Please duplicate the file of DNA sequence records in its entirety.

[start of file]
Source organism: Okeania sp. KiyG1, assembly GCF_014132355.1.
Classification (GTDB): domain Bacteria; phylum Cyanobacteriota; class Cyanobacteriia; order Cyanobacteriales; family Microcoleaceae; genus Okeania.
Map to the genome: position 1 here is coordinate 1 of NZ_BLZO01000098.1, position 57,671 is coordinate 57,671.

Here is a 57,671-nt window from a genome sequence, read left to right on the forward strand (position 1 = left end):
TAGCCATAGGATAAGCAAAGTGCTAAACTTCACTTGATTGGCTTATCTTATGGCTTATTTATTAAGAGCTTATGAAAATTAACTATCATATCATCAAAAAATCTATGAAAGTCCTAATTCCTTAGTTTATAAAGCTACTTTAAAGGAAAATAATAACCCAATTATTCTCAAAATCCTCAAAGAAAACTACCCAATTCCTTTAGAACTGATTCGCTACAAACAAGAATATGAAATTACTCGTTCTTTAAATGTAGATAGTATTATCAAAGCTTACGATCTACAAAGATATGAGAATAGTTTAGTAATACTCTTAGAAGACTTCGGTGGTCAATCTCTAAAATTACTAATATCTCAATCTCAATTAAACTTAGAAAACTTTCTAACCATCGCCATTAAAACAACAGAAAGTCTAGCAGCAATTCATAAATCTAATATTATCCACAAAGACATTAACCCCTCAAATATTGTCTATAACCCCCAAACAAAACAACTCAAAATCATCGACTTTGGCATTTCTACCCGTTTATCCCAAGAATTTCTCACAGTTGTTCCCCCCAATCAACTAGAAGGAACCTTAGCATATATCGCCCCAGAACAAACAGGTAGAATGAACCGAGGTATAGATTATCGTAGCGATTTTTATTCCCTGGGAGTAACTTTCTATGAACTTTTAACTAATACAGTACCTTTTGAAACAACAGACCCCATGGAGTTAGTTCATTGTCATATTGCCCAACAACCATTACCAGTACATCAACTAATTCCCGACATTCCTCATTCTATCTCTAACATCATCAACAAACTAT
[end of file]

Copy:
Source organism: Okeania sp. KiyG1, assembly GCF_014132355.1.
Classification (GTDB): domain Bacteria; phylum Cyanobacteriota; class Cyanobacteriia; order Cyanobacteriales; family Microcoleaceae; genus Okeania.
Map to the genome: position 1 here is coordinate 1 of NZ_BLZO01000098.1, position 57,671 is coordinate 57,671.

Here is a 57,671-nt window from a genome sequence, read left to right on the forward strand (position 1 = left end):
TAGCCATAGGATAAGCAAAGTGCTAAACTTCACTTGATTGGCTTATCTTATGGCTTATTTATTAAGAGCTTATGAAAATTAACTATCATATCATCAAAAAATCTATGAAAGTCCTAATTCCTTAGTTTATAAAGCTACTTTAAAGGAAAATAATAACCCAATTATTCTCAAAATCCTCAAAGAAAACTACCCAATTCCTTTAGAACTGATTCGCTACAAACAAGAATATGAAATTACTCGTTCTTTAAATGTAGATAGTATTATCAAAGCTTACGATCTACAAAGATATGAGAATAGTTTAGTAATACTCTTAGAAGACTTCGGTGGTCAATCTCTAAAATTACTAATATCTCAATCTCAATTAAACTTAGAAAACTTTCTAACCATCGCCATTAAAACAACAGAAAGTCTAGCAGCAATTCATAAATCTAATATTATCCACAAAGACATTAACCCCTCAAATATTGTCTATAACCCCCAAACAAAACAACTCAAAATCATCGACTTTGGCATTTCTACCCGTTTATCCCAAGAATTTCTCACAGTTGTTCCCCCCAATCAACTAGAAGGAACCTTAGCATATATCGCCCCAGAACAAACAGGTAGAATGAACCGAGGTATAGATTATCGTAGCGATTTTTATTCCCTGGGAGTAACTTTCTATGAACTTTTAACTAATACAGTACCTTTTGAAACAACAGACCCCATGGAGTTAGTTCATTGTCATATTGCCCAACAACCATTACCAGTACATCAACTAATTCCCGACATTCCTCATTCTATCTCTAACATCATCAACAAACTAT